Cette information est aussi disponible en français :
en français ici
A jury is a group of people who apply the law, as
stated by the judge, to the facts of a case andrender a decision. A jury consists of 12 people (criminal jury)
or 7 people (civil jury) who are selected to hear the evidence in
Serving on a jury is an important civic duty. However, you can be
excused if you have a good reason. Failing to respond to a summons to attend for jury selection or failing to attend for jury selection can result in a fine of up to $1,000.
Jury duty is governed by the Juries Act of Nova Scotia
~ ~ ~ ~ ~ ~ ~ ~ ~ ~ ~ ~
Some Frequently Asked Questions
Who can be a juror?
In Nova Scotia, anyone can be a juror if they are
a Canadian citizen and 18 years or older UNLESS:
- You have been convicted of a crime and been sentenced
to two or more years in prison;
- You have attended or are attending a law school;
- You work in the administration of justice (for example,
a police officer or an employee of the provincial or federal departments
- You are a Member of the House of Commons, the Senate,
the House of Assembly or the Lieutenant Governor
- You are an officer or non-commissioned member of
the reserve Armed Forces on active service or an officer and non-commissioned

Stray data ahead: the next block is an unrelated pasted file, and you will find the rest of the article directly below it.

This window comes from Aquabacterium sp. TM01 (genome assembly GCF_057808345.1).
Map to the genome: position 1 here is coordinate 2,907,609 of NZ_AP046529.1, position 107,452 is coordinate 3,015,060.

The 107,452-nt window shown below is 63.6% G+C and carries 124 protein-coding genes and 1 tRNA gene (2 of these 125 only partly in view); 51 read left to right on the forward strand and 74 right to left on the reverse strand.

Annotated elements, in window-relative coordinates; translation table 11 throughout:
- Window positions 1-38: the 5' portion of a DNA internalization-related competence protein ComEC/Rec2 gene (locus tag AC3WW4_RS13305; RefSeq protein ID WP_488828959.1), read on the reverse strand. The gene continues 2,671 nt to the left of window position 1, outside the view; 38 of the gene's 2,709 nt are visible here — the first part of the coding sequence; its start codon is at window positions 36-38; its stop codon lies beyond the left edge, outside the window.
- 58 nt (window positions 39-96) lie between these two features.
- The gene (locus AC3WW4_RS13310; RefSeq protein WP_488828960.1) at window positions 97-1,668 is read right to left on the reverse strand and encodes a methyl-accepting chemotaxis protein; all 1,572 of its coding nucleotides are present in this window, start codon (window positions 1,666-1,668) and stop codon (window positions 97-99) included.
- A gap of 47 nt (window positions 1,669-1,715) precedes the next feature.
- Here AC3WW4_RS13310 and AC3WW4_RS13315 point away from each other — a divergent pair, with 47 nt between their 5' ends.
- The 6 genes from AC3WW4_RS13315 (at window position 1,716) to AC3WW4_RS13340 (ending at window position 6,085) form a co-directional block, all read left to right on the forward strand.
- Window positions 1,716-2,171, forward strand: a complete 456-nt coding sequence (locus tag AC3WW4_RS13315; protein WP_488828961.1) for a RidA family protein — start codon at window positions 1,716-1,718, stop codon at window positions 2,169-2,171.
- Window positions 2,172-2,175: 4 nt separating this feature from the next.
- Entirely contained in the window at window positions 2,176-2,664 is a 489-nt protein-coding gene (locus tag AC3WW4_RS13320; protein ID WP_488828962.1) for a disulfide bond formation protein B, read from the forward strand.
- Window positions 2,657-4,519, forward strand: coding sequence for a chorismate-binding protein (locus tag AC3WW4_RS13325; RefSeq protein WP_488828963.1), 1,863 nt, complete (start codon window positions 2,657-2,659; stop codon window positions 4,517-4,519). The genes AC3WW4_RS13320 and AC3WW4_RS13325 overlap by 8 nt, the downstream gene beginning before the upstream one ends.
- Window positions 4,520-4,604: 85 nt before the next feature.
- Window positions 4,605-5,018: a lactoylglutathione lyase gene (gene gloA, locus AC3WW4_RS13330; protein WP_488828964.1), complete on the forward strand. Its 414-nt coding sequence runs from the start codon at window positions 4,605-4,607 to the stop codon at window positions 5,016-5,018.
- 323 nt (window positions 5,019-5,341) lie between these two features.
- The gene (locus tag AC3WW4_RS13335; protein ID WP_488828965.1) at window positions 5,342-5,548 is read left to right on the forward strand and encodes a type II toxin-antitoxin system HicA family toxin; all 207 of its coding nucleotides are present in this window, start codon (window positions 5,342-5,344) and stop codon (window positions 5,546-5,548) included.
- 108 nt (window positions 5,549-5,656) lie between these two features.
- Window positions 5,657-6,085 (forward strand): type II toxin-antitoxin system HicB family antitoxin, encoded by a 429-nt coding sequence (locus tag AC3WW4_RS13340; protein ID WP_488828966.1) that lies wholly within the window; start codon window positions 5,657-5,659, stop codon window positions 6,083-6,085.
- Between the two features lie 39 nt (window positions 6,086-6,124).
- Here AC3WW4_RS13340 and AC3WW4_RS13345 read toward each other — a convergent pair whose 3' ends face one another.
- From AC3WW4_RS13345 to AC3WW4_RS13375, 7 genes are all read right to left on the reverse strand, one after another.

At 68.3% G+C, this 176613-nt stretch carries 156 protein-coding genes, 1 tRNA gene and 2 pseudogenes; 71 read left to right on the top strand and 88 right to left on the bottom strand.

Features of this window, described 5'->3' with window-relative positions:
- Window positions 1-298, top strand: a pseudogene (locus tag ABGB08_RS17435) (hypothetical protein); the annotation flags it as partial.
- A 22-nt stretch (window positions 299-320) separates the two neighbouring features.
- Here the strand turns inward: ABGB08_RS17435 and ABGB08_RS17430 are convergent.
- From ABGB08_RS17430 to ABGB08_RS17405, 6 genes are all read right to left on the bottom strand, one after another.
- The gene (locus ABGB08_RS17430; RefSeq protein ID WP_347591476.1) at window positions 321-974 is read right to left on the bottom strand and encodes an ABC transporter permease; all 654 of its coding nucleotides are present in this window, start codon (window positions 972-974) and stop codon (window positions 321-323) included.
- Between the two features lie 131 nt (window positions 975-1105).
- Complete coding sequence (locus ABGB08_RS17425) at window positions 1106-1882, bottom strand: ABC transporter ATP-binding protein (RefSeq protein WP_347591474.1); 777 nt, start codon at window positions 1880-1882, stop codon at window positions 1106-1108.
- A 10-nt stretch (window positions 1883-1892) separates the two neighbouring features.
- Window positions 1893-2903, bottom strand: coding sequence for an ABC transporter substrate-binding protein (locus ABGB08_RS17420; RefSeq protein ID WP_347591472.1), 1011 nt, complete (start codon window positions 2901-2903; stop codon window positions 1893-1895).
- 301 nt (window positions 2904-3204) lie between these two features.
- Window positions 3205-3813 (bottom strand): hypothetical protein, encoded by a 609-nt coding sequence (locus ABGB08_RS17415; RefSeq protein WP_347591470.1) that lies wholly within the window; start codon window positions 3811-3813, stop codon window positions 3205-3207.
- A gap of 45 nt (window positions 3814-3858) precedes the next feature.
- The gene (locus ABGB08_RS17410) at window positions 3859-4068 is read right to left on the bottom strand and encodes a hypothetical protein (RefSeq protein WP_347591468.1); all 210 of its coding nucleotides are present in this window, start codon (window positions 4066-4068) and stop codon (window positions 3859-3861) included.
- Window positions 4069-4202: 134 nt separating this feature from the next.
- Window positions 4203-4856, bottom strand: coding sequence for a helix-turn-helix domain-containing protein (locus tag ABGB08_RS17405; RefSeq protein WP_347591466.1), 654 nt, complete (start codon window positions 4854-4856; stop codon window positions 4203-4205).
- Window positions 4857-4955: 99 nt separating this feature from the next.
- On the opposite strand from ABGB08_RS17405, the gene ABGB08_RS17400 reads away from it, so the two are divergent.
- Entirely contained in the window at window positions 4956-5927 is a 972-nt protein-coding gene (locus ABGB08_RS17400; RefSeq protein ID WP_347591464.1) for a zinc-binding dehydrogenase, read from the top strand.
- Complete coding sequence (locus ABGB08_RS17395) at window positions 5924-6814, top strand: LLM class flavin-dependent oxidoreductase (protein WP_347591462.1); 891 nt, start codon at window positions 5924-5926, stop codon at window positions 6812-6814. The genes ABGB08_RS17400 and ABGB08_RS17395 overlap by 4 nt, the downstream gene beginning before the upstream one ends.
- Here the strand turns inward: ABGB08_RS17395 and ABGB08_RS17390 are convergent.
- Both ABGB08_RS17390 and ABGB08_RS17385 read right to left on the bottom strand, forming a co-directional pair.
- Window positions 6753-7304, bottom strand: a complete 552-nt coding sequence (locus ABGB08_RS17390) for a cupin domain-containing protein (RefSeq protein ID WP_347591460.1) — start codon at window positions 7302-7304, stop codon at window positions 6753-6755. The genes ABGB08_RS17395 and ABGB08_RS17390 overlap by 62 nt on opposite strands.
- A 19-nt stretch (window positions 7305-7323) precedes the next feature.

member of the regular Armed Forces and special Armed Forces.
Where do we get the
names for jury duty?
The Department of Health provides us with information from their Health Registration List.
We only be getting names and addresses, and have no access
to health information. This information ensures we have the most accurate
and up-to-date information to summons potential jurors. We
treat this type of information in a confidential manner.
Why was I picked?
Your name was selected at random from names taken
from the Health Registration List. Every year in Nova Scotia, approximately
25,000 names are selected. Being selected means that you have to report
for jury duty- it does not mean that you will necessarily sit on a
I don't know anything about law or about sitting
on a jury!
That's fine. If you are chosen to sit on a jury, the
judge will give you information about what will happen next and what
you need to know.
Do I have to serve?
To ask to be excused from jury duty, you must fill
out the "Application to be Excused From Jury Duty." This form is included
in the package of documents you received. The Jury Coordinator can
excuse you from jury duty if serving on a jury will cause you hardship,
or if you are ill. If you are asking to be excused because you are
ill, you must also send in a Medical Certificate filled out by your
doctor, unless you are aged 70 years or older. This form is also included
in your package.
If serving on a jury is inconvenient now, but you could
serve in the near future, the Jury Coordinator may defer you to the
next jury session. This means that you will have to serve in the next
month or so.
If the Jury Coordinator does not excuse you or defer
you to a later date, he or she will forward your application to a